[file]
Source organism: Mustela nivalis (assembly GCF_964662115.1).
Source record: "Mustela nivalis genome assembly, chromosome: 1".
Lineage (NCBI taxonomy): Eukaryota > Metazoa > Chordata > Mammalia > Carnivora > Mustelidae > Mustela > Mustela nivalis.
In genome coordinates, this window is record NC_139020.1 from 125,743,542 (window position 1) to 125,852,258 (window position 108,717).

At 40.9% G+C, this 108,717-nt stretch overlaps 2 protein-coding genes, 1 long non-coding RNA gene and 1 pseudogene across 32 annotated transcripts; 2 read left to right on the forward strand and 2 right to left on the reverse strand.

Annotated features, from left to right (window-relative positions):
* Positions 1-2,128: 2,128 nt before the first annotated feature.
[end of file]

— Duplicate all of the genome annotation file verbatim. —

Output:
Source organism: Mustela nivalis (assembly GCF_964662115.1).
Source record: "Mustela nivalis genome assembly, chromosome: 1".
Lineage (NCBI taxonomy): Eukaryota > Metazoa > Chordata > Mammalia > Carnivora > Mustelidae > Mustela > Mustela nivalis.
In genome coordinates, this window is record NC_139020.1 from 125,743,542 (window position 1) to 125,852,258 (window position 108,717).

At 40.9% G+C, this 108,717-nt stretch overlaps 2 protein-coding genes, 1 long non-coding RNA gene and 1 pseudogene across 32 annotated transcripts; 2 read left to right on the forward strand and 2 right to left on the reverse strand.

Annotated features, from left to right (window-relative positions):
* Positions 1-2,128: 2,128 nt before the first annotated feature.